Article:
Rob English took these photos north of the city in mid-August 2012. Black-crowned Night-Herons have arrived back in the Calgary area. Frank Lake is a good location to find them.
Posted by Bob Lefebvre
I thought I’d do a series of posts on some of the smaller ponds and birding locations in Calgary that many birders may not have visited. I’ll start with a fairly new pond that was constructed just south of the new Alberta Children’s Hospital.
This location, which is not far from the Bow River, lies just west of the University Heights neighbourhood in NW Calgary, and alongside West Campus Blvd. There are several paved paths into the area. To access the area by car, park on Utah Drive and take the short path to the pond.
The main feature here is the large body of water which is almost bisected by a long thin peninsula. The pond attracts waterfowl, a few shorebirds, Red-winged Blackbirds, and others. There is also a large open field north of the pond which attracts hawks. A pair of Swainson’s Hawks has nested just SE of the pond for the last few years. I have seen up to six Swainson’s Hawks over the field at once. A Rough-legged Hawk staked out its territory here last winter.
Looking across the pond from the northeast corner.
A closer look from the northeast, with Edworthy Park across the river in the backgound.
Three views from the south side, looking towards the Children’s Hospital:
A few closer looks which feature some of the birds found here:
Mallards and Canada Geese nest here.
Red-winged Blackbirds nest in the cat-tails around the pond.
A Mallard, Northern Shoveler, two American Wigeons, and four Cinnamon Teal on the peninsula.
This location will only get better as the trees and shrubs around the pond mature. So if you live nearby, or are passing through this area, it is worth a visit.
For more information on where to go birding, see the Nature Calgary Birding Locations Page. It has an excellent and comprehensive guide to many locations in the city and the surrounding region.
Ospreys have returned and have started to nest on platforms across the city. When this Osprey arrived at the platform at MacLeod Trail and Highway 22x on April 24, he first had to evict a pair of Canada Geese who had thoughts of nesting there too. Photos by Joe Harley.
Joe also got some great shots of an Osprey with a fish south of Carburn Park. This is one of the pair that is nesting at the Lafarge platform along MacLeod Trail just south of Southland Park.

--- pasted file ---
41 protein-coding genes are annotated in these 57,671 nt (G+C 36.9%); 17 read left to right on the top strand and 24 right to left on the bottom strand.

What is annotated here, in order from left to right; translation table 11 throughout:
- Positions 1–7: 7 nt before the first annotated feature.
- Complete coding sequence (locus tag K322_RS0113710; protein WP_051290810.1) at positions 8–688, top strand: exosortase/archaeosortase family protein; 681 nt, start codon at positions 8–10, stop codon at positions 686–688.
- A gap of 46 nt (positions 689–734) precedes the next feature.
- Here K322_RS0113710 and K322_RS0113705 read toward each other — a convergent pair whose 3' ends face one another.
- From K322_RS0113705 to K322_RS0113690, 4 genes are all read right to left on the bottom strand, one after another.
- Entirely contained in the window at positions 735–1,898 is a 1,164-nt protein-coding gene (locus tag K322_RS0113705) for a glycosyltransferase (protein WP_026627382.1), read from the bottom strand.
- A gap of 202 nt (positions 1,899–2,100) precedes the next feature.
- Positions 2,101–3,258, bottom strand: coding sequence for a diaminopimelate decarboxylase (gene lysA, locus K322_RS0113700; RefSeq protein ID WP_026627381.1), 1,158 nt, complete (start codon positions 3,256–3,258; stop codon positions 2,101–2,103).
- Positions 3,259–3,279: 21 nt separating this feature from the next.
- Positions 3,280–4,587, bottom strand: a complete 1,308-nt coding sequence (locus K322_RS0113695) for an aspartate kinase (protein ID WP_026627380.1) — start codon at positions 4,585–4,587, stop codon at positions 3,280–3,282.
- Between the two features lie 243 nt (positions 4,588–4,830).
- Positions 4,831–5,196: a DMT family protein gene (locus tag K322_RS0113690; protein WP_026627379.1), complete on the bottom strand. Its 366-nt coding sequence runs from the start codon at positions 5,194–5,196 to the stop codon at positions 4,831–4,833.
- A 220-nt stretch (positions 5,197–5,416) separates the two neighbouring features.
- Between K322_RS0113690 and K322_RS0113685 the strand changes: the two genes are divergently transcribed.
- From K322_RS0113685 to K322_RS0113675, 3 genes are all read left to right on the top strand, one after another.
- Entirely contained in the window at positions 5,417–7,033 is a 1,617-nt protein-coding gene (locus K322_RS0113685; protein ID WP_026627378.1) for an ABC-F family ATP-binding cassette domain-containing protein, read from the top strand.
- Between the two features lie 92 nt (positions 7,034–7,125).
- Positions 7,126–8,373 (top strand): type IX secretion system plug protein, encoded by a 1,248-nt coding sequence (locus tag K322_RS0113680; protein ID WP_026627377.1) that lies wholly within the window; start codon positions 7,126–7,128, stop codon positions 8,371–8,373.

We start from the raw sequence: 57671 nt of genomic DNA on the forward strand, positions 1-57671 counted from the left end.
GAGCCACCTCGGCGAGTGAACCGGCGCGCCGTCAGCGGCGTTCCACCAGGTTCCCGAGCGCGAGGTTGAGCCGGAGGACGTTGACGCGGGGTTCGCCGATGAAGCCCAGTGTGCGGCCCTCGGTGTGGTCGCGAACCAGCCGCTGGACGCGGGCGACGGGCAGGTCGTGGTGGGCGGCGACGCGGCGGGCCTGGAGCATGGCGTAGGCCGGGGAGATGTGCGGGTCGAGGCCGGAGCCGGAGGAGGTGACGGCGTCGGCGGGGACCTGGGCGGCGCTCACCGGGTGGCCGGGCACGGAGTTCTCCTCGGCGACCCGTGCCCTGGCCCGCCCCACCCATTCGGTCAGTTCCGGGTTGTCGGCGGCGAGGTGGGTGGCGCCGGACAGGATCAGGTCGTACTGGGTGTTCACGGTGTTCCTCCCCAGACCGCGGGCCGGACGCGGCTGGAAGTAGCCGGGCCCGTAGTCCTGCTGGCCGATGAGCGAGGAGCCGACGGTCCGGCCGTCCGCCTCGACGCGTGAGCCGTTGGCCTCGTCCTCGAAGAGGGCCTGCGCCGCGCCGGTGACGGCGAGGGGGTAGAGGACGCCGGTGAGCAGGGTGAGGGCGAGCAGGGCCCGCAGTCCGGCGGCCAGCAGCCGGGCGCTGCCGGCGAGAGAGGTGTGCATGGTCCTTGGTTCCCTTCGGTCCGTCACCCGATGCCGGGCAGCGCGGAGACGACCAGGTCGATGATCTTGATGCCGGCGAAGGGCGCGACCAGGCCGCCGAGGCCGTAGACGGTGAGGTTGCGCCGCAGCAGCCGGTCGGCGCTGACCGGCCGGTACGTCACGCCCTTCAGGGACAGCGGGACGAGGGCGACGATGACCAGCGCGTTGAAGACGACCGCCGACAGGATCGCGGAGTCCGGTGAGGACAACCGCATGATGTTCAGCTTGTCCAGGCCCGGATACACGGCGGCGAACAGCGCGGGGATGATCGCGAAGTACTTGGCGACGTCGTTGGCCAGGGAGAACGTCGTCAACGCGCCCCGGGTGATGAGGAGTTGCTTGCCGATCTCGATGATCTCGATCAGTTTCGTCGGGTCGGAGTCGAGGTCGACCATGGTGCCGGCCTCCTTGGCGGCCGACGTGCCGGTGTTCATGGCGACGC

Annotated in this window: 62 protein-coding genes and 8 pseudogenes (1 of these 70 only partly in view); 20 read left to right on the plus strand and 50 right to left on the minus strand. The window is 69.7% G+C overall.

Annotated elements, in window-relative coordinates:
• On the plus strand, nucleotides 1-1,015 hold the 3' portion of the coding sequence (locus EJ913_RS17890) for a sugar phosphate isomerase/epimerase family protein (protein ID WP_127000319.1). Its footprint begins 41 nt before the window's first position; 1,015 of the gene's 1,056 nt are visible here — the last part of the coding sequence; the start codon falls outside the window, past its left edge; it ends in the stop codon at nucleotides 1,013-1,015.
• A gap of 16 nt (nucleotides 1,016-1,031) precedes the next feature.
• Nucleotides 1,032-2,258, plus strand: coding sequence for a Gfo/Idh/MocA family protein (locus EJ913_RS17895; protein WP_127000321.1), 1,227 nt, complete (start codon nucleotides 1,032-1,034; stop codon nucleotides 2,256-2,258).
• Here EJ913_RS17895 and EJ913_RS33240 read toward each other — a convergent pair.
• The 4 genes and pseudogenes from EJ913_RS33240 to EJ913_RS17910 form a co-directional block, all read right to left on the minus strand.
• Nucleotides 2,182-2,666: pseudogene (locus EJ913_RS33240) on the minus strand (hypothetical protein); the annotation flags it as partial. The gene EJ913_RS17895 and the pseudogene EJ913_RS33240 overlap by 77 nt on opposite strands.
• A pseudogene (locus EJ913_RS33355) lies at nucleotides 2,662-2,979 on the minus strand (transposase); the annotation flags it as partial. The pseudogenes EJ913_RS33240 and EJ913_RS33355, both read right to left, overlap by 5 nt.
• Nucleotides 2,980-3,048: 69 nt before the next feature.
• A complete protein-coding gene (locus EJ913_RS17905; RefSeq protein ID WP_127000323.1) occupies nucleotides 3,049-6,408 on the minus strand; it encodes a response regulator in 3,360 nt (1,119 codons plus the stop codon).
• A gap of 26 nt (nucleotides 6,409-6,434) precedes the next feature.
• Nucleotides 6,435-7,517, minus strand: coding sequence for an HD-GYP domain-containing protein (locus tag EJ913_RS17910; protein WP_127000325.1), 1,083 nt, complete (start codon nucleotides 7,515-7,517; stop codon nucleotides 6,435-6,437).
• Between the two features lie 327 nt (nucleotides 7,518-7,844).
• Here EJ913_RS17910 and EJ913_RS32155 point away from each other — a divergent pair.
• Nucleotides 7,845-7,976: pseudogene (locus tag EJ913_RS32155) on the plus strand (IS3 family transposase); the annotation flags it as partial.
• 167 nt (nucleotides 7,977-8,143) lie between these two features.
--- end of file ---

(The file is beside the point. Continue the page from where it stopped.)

Paul Turbitt first saw this magnificent ten-point White-tailed Deer buck in Fish Creek Provincial Park last December. He photographed it, and its young companion, in late December and early January.
For more of Paul’s photos, see his blog, Turbo’s Track and Tour.
The Ospreys are back on the nesting platform at the Calgary Zoo. So far there are just a few sticks on the platform, so if you tune in to the live Enmax web cam, over the next few weeks you can watch them build the nest, lay eggs, and raise their young until they fledge.
Below is a link to the web cam. We will also have a link on the right sidebar of our Home Page throughout the nesting season. Check out the U of C Peregrine Falcon nest cam too!
In about two months the Alberta government will be releasing its draft of the South Saskatchewan Regional Plan. This will have a huge impact on the future of the wildlife, plants, and water resources of the headwaters. Naturalist, writer, and former superintendent of Banff National Park Kevin Van Tighem has started an online petition asking the government to “Treat our Alberta Headwaters like the treasures they are.”
Kevin says, “Those responsible for finalizing the South Saskatchewan Regional Plan are under a lot of pressure to protect the status quo for industrial-scale logging in the headwaters, and are being lobbied very aggressively by off-road vehicle users who want no restrictions on their activities. I believe we have a good Minister; I also believe she’s under a lot of pressure.”
Kevin adds, “Most of us likely remember – I certainly do – when the foothills and Front Ranges were like paradise — before they were brought down to their current state by multiple-abuse. The South Saskatchewan Regional Plan will have quasi-regulatory status and is meant to be a strategic roadmap to our next fifty years. It’s really important that those who believe we can do better for our headwaters – the forests, creeks, meadows, trout, grizzlies and wild places that yield all the water that comes down the rivers to where we all live – make themselves heard.”
Here is the text of the petition:
A century of clear cut logging, oil and gas development and out-of-control off-road vehicle abuse has left the headwaters of the South Saskatchewan River fragmented and scarred. Natural river flows are 12% lower than in the mid twentieth century. Climate change will only make things worse.
Alberta is about to release a South Saskatchewan regional land use plan that was prepared with wide citizen consultation. But special interest groups with a stake in business-as-usual want to ensure it contains no limits on off-road abuse, increases clear cut logging, and promotes more development.
Those who care about healthy landscapes, clean rivers and future water security need a chance to inform the government that they support a plan that keeps the mountains and foothills green and healthy by establishing new parks, restricting off-road vehicles to official trails, replacing clear cutting with restoration logging, and repairing landscapes damaged by past industrial and motorized abuse.
Healthy intact headwaters don’t just produce more and better water – they yield better fishing and hunting, more secure and productive habitat for elk, grizzlies and native trout, and the aesthetic and ecological qualities that yield the finest of recreational environments.
If you would like to support this cause and sign this petition, go to the petition website, and share this with friends and family.